Jos doesn’t think she has the expertise to turn things around by herself, so she convinces her dad to advertise for a summer intern. When Will Dominici applies, she doesn’t expect an attractive boy her age whose mother is Nigerian and father Italian. As they work together, they are more and more attracted to one another – which doesn’t go over well with Jos’s dad.

This is a delightful teen romance. The two narrators alternating Will’s and Jocelyn’s perspectives add to the fun. Something distinctive about this book is that both teens are dealing with mental illness. Will has been seeing a therapist for anxiety disorder since he was eight years old. He notices that Jos is awfully hard on herself and starts showing warning signs of depression, though she’s resistant to that idea. But the love story ends up being a natural frame for talking about mental illness and how it’s hard – but necessary – to ask for help.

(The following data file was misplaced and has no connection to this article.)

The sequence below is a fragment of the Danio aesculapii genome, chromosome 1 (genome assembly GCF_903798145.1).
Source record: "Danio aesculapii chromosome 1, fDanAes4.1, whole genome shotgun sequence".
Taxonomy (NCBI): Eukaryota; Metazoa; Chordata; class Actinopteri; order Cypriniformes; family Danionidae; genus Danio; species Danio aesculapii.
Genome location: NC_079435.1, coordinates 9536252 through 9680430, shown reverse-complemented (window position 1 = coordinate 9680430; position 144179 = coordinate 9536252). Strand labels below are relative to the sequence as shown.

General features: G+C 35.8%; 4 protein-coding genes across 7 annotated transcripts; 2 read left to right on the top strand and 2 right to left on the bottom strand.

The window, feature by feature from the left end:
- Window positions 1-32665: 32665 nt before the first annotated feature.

I listened to this on eaudiobook, so I couldn’t renew as easily as a physical copy. But I didn’t even resent cramming in the last three hours to get it finished before it expired. Maybe it was a little unrealistic that two teens could turn the business around, and throwing in sinister developers who wanted to replace the family restaurant felt a little less realistic, but it’s actually kind of easy to believe that teens know more about internet advertising than immigrant adults. And it all adds up to a feel-good listening experience.